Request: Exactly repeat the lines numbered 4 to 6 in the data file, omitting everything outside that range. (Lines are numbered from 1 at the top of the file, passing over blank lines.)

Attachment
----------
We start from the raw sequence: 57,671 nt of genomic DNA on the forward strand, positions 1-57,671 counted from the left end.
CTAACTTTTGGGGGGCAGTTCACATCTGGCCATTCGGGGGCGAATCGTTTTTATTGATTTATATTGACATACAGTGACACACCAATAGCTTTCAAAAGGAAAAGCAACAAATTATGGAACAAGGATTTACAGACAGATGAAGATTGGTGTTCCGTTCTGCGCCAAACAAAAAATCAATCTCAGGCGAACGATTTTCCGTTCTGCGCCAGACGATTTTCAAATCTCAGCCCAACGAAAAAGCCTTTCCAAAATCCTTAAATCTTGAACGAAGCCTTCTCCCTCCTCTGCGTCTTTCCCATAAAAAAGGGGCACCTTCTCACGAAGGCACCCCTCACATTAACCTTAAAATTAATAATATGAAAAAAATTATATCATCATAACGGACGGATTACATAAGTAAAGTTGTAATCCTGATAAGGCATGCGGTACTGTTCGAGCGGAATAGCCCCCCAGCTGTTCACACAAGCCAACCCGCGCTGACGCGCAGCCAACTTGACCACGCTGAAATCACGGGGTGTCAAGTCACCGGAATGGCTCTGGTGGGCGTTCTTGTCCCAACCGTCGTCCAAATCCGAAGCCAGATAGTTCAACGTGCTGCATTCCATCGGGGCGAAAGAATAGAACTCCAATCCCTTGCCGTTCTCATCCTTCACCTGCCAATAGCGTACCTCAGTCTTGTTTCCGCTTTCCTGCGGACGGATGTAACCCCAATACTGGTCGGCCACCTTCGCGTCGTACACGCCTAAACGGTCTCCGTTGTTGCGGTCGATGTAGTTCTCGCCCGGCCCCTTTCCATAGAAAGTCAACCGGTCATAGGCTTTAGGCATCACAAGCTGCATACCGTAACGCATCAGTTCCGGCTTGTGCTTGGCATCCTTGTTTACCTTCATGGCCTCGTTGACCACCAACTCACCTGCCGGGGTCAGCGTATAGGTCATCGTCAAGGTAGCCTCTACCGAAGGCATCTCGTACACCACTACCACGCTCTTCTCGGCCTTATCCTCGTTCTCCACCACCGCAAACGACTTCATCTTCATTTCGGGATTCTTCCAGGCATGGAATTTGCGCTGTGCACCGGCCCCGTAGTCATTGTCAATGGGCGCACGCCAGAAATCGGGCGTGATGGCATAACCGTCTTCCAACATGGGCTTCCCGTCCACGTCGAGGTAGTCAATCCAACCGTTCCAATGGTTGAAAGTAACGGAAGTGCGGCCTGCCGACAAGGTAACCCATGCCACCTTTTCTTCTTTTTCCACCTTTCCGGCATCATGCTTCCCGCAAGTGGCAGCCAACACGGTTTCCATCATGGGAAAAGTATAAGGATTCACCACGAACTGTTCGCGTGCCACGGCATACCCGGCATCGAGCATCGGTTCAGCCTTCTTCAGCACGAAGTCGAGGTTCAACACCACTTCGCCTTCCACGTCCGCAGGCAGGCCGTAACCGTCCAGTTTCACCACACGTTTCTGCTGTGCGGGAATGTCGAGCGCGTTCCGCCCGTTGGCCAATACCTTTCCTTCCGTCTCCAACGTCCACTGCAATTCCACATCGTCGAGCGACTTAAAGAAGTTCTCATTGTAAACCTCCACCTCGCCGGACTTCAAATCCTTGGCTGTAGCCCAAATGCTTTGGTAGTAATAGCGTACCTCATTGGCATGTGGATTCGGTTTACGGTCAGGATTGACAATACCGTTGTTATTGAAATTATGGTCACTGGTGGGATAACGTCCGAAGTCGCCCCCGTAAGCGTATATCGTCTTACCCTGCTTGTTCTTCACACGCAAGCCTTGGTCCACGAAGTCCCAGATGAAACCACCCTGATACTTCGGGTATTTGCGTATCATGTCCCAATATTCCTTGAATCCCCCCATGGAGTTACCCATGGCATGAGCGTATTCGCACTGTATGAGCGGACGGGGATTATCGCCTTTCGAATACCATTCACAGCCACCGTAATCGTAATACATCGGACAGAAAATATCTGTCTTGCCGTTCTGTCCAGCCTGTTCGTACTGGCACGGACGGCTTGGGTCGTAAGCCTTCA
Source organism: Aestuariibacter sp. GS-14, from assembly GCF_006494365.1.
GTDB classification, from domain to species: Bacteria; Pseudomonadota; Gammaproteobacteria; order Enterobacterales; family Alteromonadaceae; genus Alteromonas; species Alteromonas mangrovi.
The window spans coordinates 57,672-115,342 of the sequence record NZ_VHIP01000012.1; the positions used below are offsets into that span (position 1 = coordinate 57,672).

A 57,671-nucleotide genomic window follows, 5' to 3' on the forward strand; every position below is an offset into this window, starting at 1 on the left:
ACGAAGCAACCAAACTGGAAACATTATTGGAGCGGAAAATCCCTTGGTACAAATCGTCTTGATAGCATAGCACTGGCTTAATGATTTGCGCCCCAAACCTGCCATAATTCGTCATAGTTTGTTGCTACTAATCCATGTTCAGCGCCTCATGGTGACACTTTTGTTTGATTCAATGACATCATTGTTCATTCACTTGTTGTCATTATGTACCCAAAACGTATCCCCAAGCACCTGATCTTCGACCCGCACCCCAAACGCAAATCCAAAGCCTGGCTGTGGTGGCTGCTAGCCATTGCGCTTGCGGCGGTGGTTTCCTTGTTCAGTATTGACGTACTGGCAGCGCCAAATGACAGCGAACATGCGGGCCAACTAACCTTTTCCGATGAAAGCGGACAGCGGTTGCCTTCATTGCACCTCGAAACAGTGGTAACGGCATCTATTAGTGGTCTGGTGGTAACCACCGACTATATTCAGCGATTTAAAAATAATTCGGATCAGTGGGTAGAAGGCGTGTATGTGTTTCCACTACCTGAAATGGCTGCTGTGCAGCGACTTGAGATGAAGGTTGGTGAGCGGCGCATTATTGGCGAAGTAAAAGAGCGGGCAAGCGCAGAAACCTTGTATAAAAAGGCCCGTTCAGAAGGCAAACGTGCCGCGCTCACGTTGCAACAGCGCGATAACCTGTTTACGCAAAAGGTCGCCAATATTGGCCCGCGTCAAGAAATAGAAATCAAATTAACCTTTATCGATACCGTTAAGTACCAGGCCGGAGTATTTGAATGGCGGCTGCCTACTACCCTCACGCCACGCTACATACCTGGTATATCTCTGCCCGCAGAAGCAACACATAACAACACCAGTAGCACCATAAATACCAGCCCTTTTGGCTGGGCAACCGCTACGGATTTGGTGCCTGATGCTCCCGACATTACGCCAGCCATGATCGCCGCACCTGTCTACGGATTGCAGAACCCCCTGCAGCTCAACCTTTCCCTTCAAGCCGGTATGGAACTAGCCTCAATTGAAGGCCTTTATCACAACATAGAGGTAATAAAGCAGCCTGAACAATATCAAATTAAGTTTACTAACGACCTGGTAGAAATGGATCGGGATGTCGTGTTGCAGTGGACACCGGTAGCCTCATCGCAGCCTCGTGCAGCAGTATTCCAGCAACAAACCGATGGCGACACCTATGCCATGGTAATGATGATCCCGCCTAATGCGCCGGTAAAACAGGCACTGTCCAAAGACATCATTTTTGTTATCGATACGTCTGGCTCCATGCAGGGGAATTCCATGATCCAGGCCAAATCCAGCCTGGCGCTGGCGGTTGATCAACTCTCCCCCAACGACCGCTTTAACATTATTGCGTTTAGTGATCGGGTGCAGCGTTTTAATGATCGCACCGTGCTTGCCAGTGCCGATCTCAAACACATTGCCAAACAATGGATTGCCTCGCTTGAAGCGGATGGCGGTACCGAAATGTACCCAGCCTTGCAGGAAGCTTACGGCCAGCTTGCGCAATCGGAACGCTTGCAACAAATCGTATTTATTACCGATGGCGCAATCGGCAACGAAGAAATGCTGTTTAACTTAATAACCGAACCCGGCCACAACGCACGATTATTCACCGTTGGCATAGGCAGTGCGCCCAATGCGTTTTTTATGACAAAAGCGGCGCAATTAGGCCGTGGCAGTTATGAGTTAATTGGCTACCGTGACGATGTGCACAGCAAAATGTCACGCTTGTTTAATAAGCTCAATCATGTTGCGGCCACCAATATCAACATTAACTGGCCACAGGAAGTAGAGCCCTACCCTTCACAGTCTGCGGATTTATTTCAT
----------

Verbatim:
GTDB classification, from domain to species: Bacteria; Pseudomonadota; Gammaproteobacteria; order Enterobacterales; family Alteromonadaceae; genus Alteromonas; species Alteromonas mangrovi.
The window spans coordinates 57,672-115,342 of the sequence record NZ_VHIP01000012.1; the positions used below are offsets into that span (position 1 = coordinate 57,672).

A 57,671-nucleotide genomic window follows, 5' to 3' on the forward strand; every position below is an offset into this window, starting at 1 on the left: